Where they can find you

Poetry and hums aren’t things which you get, they’re things that get you.  And all you can do is go where they can find you.”

– AA Milne

I’ve been thinking about these lines since my friend Garrett reminded me of them a few weeks ago.

This is as good as any summary I’ve read of what my life is essentially about: going where life’s outrageous beauty can find me.  Remaining open to the poetry that exists in every day.  That sounds simple, or at least unequivocal: who wouldn’t want to be open?  Who wouldn’t choose that?

For me at least, though, it’s not that clear, nor very simple at all.  Going to where the poems can find me entails a great deal of pain.  A couple of weeks ago, I was folding laundry on a rainy Sunday night.  Matt walked in to find me sitting on the floor by the base of our bed, a blue t-shirt of Whit’s clutched to my chest.  My face was streaked with tears.  In alarm he looked at me and asked what was going on.  I held the shirt to my cheek and looked at him mournfully.

“This is a baby Gap size 4T t-shirt.  I remember buying it with Whit.  He was home sick, and we went to Harvard Square in the afternoon, just to get some fresh air.  He picked this shirt out.”  Matt nodded slowly at me.  “I won’t ever get that day back,” my voice caught in my throat.  “And I won’t ever buy him a shirt from baby Gap.  He is too big now.”  I shook the shirt out, looking at the robot on the front.  I could reach back and feel that day, turn it over in my palm, the memory visceral, real.  But also: gone.

“Lindsey,” My husband shook his head.

“I know.  Do you think most people get tearful when they fold the laundry?”  I wiped at my face as fresh tears streaked down.

“No.  I’m pretty sure they don’t.”

That is the poetry of life right there, isn’t it?  The swift passage of the years, the brilliant, mundane, heartbreaking contents of a day, the blue robot tee shirt that contains in its soft cotton folds a memory of a long-ago day when my blond son held my hand as we climbed the Gap stairs.  So much poetry.  And so much heartache.  The poems and hums can find me, there’s no question about it.  I wouldn’t have it any other way, but it’s not easy.  It is never, ever easy.

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  1. Posted November 26, 2012 at 8:14 am | Permalink

    Beautiful. So much meaning contained in such a small memory. The smallest moments after have a reverberating impact, don’t they?

  2. Posted November 26, 2012 at 9:18 am | Permalink

    I lost myself in the unexpectedly perfect scent of a packed away onesie. I think there is so much life between won’t ever get back and can’t ever be unlived. There has been beauty, and still it live, Lindsey. The tears are proof of that.

  3. Posted November 26, 2012 at 9:52 am | Permalink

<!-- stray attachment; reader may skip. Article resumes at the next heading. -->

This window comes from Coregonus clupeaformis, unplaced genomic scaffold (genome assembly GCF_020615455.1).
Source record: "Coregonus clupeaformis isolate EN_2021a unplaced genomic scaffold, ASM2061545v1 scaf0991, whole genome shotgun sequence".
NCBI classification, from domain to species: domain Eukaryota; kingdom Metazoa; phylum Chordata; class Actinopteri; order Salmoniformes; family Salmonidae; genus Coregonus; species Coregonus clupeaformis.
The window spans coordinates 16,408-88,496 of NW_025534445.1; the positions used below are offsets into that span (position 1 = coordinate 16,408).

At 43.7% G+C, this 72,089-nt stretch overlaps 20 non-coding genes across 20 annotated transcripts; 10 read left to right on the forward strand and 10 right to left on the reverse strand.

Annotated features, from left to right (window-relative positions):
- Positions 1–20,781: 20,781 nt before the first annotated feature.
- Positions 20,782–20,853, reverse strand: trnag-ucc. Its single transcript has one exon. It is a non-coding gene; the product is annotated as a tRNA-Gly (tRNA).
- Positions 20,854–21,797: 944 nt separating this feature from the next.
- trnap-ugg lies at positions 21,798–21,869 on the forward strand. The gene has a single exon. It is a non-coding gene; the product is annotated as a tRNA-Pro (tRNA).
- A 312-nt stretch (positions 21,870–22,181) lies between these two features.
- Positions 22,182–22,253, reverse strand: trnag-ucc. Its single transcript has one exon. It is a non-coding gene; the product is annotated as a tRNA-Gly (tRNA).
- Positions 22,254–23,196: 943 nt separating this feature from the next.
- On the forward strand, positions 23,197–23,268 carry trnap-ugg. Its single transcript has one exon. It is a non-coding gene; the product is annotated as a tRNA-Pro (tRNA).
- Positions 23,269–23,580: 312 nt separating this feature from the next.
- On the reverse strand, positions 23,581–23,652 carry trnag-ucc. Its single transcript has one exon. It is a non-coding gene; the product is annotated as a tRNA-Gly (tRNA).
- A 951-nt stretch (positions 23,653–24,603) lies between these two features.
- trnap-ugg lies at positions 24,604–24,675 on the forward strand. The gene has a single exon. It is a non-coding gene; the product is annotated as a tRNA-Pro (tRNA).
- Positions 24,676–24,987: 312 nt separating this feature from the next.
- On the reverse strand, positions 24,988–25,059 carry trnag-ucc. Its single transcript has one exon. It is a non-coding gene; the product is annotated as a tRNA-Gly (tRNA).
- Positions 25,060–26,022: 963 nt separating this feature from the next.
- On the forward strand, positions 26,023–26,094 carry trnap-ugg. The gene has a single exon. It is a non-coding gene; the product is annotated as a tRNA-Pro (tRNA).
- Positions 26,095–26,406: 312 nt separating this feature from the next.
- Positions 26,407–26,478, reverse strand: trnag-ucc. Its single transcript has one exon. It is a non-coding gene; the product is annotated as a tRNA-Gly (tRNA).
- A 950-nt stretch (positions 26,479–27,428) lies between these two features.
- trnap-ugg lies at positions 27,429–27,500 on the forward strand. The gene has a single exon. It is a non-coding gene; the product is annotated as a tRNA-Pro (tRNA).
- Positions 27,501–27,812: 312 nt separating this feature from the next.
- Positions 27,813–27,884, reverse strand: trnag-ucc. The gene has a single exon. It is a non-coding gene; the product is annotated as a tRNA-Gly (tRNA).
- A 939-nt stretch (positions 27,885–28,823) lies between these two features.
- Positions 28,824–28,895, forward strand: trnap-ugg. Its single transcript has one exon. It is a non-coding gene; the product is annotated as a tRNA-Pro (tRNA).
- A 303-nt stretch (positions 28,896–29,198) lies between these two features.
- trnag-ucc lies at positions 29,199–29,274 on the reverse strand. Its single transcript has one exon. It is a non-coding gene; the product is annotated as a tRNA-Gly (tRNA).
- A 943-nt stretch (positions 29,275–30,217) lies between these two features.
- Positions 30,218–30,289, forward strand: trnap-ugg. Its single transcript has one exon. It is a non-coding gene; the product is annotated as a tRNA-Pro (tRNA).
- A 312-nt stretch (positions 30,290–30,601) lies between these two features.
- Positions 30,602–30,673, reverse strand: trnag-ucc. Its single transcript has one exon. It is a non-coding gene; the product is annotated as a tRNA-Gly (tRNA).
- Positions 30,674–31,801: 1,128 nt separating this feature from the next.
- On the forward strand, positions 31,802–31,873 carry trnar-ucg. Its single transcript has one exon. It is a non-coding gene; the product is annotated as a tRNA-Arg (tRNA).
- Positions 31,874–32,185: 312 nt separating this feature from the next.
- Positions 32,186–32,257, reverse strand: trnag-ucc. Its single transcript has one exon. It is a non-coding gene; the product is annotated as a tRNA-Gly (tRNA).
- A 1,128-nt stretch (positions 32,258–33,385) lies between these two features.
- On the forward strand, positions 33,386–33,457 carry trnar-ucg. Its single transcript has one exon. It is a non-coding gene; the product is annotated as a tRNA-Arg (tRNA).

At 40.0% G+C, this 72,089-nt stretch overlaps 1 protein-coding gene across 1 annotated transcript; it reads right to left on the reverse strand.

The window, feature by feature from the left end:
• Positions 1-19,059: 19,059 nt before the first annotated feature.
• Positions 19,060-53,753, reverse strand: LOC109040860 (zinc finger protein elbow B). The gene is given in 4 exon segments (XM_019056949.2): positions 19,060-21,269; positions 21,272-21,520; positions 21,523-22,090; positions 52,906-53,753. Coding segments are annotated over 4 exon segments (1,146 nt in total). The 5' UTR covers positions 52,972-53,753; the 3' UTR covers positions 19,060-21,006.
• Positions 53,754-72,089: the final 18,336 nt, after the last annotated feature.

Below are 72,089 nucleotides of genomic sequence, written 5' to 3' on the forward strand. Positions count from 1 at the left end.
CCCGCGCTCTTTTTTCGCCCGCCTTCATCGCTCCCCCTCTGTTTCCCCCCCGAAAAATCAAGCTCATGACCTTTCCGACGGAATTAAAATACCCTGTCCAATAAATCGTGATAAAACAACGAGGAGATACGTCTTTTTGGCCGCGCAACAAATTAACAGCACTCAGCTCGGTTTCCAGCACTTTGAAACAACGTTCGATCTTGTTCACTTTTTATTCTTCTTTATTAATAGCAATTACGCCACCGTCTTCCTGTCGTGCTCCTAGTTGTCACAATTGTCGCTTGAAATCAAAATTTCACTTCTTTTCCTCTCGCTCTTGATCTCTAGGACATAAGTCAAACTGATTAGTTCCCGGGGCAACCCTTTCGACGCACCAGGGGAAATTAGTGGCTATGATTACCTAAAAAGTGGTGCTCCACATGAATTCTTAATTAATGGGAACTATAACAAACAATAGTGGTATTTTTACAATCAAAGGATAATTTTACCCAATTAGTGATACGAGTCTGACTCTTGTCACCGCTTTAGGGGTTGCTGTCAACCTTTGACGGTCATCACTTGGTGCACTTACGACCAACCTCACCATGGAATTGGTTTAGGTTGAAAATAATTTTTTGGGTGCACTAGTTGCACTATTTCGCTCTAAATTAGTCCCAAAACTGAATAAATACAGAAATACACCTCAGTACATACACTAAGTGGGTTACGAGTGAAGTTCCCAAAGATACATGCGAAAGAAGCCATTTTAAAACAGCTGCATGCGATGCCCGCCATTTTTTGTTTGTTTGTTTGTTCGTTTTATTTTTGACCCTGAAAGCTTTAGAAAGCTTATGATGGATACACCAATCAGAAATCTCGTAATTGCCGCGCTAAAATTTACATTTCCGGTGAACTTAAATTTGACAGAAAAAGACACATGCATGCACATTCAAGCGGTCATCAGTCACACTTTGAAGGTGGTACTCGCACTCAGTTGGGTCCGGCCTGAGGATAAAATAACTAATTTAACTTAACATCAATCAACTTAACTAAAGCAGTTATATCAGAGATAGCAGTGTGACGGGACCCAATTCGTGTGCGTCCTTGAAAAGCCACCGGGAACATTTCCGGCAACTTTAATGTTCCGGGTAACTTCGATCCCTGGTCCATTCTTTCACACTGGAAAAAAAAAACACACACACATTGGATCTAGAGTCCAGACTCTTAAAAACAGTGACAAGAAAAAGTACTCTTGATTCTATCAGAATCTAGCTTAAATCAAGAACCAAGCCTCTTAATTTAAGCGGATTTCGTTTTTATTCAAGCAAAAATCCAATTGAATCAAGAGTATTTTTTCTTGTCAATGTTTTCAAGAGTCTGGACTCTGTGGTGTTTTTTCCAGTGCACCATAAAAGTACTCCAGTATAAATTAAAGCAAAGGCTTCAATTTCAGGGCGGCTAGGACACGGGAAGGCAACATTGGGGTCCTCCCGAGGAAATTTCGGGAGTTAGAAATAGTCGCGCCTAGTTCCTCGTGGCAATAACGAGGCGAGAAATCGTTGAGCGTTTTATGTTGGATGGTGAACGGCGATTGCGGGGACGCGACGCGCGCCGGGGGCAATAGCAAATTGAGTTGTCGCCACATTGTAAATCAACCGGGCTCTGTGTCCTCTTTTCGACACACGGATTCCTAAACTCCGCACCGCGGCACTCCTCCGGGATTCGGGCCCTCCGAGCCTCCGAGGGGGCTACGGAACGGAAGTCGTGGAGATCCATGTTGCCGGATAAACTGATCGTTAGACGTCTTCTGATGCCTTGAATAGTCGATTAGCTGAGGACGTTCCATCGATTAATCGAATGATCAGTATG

I have laundry moments too. : )

    A friend reminded me of this today:

    “When you are sorrowful look again in your heart, and you shall see that in truth you are weeping for that which has been your delight.” ~Kahlil Gibran

  4. Posted November 26, 2012 at 3:05 pm | Permalink

    It’s funny the moments that find you. I was not at all nostalgic or sentimental when O was a baby. Now with my little girl, I find myself caught in moments where I can feel the memories forming. It’s like I’m already in the future, mourning that she no longer smells like this, or is little enough to wrap all of her up in one arm like I can now.

    The superficial part of me thinks that the point of your post is that I should head over to Baby Gap and buy some cute clothes while I still can, right? 🙂

  5. Posted November 26, 2012 at 3:10 pm | Permalink

    I’m pretty sure that doing laundry is a crucible for all passage-of-time related emotion. It is for me, at least. I had a robot t-shirt moment of my own yesterday when I contemplated the fact that my daughter, my last baby, is about to move out of clothes that are sized in months and into clothes that are sized in T’s. Oh, the little and big things that tug at our hearts. xo

  6. Posted November 26, 2012 at 4:18 pm | Permalink

    never easy, never. but oh, the hums and the gaps, the pauses and fleeting…so essential, so emotional, poetry at its finest.

  7. Posted November 26, 2012 at 4:19 pm | Permalink

    So many memories make of our lifetimes. Each of them precious. They grow up so fast…

  8. Posted November 26, 2012 at 9:32 pm | Permalink

    “going where life’s outrageous beauty can find me.”

    You are so, so brave!!

    Gus is now in 4T and it breaks my heart every day because he used to wear 4 month clothes. I want them to hold my hand up the stairs forever and it kills me that they won’t.

  9. Posted November 27, 2012 at 5:50 am | Permalink

    Oh my… While I must admit, I have never cried when folding laundry, I do know just what you are feeling. I keep some of the girls’ baby clothes on a top shelf of a closet and pull them out sometimes just to marvel at their smallness… And what a gorgeous quote- love it!

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